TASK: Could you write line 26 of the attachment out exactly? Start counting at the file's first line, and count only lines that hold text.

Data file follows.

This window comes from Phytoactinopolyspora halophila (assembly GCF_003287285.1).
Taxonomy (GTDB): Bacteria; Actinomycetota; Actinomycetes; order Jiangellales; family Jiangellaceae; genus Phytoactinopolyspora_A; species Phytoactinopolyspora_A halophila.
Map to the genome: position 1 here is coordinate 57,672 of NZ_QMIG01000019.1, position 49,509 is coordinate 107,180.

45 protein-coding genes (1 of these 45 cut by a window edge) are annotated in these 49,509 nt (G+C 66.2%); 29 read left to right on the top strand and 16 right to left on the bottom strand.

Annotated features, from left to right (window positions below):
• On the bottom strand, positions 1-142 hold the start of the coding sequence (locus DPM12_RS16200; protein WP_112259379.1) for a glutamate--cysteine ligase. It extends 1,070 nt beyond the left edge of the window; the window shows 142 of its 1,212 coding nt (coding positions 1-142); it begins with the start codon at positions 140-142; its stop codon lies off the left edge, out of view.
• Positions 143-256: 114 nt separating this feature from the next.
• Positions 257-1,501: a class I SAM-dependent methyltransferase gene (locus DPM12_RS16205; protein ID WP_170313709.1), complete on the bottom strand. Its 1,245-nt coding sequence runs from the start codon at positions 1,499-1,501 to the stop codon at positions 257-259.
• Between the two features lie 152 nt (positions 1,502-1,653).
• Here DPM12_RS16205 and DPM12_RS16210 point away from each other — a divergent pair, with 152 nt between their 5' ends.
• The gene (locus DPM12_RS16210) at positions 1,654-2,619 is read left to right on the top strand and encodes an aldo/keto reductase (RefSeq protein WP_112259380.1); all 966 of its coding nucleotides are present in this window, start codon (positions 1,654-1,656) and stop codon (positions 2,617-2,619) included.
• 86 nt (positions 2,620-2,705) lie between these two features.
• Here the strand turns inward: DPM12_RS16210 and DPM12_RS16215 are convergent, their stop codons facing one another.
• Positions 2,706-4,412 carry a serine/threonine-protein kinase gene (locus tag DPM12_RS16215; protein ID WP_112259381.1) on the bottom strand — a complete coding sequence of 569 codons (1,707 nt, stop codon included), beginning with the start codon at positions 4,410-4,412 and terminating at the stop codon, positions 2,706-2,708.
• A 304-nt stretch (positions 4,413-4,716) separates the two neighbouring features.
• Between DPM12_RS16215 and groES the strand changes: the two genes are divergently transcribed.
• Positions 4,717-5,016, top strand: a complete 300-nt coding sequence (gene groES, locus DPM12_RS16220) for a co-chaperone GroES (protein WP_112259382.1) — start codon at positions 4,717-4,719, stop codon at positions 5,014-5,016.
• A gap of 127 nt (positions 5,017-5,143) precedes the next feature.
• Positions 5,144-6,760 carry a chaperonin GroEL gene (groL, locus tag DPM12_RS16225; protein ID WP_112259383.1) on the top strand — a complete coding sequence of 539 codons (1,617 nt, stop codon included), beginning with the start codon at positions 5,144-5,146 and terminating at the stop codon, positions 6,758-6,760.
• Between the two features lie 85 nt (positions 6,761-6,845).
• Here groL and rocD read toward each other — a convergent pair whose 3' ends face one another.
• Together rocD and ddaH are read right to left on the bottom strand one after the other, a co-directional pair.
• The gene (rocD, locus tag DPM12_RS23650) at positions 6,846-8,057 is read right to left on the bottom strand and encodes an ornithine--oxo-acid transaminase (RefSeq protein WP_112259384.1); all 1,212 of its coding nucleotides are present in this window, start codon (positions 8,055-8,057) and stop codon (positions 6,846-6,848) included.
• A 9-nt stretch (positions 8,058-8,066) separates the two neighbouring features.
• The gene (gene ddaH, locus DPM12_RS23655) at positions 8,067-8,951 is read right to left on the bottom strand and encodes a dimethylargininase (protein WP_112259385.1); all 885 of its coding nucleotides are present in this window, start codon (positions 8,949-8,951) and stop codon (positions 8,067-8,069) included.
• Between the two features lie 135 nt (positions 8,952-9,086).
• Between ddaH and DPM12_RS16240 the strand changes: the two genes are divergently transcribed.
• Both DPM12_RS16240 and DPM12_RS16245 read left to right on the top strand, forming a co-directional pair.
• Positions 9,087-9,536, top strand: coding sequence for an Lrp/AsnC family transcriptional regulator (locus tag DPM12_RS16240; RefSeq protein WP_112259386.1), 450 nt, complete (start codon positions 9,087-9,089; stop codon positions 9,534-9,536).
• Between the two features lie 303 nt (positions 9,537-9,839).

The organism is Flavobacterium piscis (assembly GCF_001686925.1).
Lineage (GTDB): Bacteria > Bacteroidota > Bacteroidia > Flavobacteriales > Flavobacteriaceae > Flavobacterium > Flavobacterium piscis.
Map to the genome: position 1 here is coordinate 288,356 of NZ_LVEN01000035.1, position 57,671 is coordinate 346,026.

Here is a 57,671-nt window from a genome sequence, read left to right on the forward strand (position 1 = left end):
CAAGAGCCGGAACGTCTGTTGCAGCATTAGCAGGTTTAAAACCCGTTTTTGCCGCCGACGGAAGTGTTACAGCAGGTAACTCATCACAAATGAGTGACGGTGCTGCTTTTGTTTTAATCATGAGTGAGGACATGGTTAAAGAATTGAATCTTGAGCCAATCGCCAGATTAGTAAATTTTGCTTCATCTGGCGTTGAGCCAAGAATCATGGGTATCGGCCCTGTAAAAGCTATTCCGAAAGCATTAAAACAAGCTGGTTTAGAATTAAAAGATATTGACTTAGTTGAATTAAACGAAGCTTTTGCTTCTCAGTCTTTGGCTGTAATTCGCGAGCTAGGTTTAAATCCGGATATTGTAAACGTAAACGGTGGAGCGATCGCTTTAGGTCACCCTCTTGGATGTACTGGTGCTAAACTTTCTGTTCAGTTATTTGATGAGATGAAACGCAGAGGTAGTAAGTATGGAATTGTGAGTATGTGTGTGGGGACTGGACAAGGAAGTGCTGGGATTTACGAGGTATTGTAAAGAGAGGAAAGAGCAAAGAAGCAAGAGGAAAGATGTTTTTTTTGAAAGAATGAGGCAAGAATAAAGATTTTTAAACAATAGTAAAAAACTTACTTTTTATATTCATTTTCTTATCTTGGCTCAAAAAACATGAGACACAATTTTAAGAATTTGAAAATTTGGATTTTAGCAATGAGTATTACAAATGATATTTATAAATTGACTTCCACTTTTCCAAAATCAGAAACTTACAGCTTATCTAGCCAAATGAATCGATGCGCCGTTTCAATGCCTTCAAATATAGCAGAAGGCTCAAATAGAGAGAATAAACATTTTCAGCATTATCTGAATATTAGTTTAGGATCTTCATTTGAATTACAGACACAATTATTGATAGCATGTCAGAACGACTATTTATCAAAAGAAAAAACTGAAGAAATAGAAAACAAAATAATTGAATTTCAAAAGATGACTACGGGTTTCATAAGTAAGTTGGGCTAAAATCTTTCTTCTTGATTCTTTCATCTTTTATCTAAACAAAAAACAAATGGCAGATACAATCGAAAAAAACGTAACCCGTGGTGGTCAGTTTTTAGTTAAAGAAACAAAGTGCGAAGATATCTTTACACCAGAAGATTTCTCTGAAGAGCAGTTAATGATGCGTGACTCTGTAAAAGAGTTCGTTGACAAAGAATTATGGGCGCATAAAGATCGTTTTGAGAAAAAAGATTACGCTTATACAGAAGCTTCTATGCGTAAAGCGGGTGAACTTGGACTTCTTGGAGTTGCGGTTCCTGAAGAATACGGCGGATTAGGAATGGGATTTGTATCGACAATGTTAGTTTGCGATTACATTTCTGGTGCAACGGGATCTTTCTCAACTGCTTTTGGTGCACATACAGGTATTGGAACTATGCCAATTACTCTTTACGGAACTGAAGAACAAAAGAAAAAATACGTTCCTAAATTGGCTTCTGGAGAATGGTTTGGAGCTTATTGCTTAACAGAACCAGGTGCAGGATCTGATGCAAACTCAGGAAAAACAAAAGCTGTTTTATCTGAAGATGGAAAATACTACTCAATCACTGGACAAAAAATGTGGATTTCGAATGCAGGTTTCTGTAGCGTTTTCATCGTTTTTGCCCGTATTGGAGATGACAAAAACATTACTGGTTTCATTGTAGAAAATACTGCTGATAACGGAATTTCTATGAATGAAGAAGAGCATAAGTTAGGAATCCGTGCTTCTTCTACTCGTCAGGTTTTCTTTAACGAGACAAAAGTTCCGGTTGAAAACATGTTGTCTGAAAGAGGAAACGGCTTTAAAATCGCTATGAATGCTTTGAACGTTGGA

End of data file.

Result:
• Between the two features lie 135 nt (positions 8,952-9,086).